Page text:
Nancey Murphy is a well-known theologian and philosopher of religion who is a Professor of Christian Philosophy at the Fuller Theological Seminary in Pasadena, California. She’s also an ordained minister in the Church of the Brethren, was on the board of advisers of the Templeton Foundation, and has written and edited numerous books, one of which (Whatever Happened to the Soul? Scientific and Theological Portraits of Human Nature, edited with W.S. Brown and H.N. Malony), won the Templeton Award for best book in theology and science.
I had read some Murphy before, as one of her specialties is the relationship between science and faith, but decided to read more on the advice of John Loftus, who sent me a list of books that, he said, were influential in Christian thought about the science-religion conflict. I’ve just finished her 1990 book, Theology in the Age of Scientific Reasoning (Cornell University Press, Ithaca). As with all of the books by Sophisticated Theologians™ that I’ve read, it’s deeply flawed.
Murphy’s thesis, buried in prolix discussions of the philosophy of science and the works of philosophers like Imre Lakatos and theologians like George Tyrrell, is that theology is in fact a science that has scientific methods for finding out the truth about God.
What are those methods? This is the book’s huge flaw: they are what Murphy calls ” communal discernment”: if a religious community (not individual religious people) discerns something about God as a whole, and incorporates that into their faith, then they have the right to claim that that group belief is true. A few quotes:
p. 152: “So far we have found agreement that Christians are able, because of the indwelling of the Holy spirit, to recognize what is or is not a genuine work of the Holy Spirit, whether it be a matter of teaching or of practice.”
p. 157: “So long as reasonable precautions have been taken to distinguish between gifts and their counterfeits, a positive judgment entitles members to say of the events that they are acts or words of God.” [JAC: the “gifts” include healing, speaking in tongues, and making prophecies]. . . In the preceding sections we have seen that on the basis of the practice of communal discernment, participants in a wide assortment of Christian communities select certain observable events in ordinary church life and designate them as acts (or words) of God. Furthermore, they believe they are entitled to say they know that they are acts of God. . . ”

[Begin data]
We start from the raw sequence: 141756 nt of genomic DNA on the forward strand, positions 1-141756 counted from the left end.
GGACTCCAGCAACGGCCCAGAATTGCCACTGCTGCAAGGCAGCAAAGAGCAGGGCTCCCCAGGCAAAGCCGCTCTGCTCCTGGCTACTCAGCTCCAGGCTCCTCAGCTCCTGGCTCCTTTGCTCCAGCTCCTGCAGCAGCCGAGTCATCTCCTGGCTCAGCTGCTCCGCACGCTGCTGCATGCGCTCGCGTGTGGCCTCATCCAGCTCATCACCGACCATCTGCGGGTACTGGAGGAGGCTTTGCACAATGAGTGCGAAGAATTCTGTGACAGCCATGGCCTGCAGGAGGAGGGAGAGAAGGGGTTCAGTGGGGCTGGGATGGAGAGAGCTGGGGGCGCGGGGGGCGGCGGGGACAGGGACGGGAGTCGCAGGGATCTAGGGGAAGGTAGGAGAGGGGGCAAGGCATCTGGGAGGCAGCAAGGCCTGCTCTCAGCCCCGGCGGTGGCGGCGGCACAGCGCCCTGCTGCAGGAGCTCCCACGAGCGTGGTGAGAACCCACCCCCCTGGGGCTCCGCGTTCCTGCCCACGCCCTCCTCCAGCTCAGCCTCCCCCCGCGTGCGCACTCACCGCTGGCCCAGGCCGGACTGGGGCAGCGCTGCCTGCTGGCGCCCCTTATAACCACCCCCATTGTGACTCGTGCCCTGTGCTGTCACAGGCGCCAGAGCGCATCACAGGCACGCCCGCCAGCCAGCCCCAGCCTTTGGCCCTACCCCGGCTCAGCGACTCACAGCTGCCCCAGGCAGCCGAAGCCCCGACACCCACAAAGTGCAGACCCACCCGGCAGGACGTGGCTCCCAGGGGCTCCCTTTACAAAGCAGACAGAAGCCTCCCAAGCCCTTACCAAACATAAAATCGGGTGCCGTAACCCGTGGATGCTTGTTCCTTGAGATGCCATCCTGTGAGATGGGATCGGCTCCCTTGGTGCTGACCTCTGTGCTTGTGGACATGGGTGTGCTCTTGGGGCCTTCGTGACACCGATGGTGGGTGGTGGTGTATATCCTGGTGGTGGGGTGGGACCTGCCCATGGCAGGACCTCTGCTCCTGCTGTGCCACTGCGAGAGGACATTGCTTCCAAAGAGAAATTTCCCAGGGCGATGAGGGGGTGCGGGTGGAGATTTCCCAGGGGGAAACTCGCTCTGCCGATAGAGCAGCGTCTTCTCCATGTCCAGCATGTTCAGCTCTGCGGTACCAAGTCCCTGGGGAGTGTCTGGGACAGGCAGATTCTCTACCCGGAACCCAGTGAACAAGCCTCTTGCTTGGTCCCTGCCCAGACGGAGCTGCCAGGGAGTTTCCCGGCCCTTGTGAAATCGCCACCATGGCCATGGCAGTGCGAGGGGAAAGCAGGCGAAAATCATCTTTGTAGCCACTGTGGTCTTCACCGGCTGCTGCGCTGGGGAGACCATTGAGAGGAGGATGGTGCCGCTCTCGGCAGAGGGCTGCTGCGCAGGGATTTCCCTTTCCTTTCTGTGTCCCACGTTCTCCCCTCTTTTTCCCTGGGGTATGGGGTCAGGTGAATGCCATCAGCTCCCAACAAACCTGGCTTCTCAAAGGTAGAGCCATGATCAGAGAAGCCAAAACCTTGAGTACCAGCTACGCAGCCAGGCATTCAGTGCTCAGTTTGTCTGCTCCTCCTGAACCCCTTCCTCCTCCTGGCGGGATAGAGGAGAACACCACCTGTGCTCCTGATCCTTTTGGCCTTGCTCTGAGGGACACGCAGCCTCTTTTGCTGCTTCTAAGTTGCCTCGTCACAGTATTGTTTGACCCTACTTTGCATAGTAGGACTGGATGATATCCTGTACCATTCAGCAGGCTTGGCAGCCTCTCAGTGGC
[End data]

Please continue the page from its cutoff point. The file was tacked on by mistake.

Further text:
p. 194: “For the theologian the existence of God is presupposed (as is the existence of matter for the physicist, or of persons for the psychologist).”
p. 198: “The present work contributes to the third, “interactionist,” position in that it sets out to show plainly that (potentially at least) theology is methodologically indistinguishable from the sciences.”
What kind of religious “truths” does the scientific method of communal discernment uncover? Here’s one that, says Murphy, was uncovered by Catholic modernists in the early 1900s:
“Genuine Catholicism is the true faith and reconcilable with modern thought.” (p. 92)
You might find it amusing (on the other hand, probably not) to work your way through Murphy’s prose to see how this “fact” is supported. The “reconcilable with modern thought” part is a no-brainer: we all know that any religion or religious dogma, can be reconciled with modern thought through judicious word-chopping and logic-parsing. That’s what theologians are paid to do. It’s harder, though, to prove that Catholicism is the “true faith”! I’ll leave it to you to read Murphy’s mental gyrations that lead to that “truth.”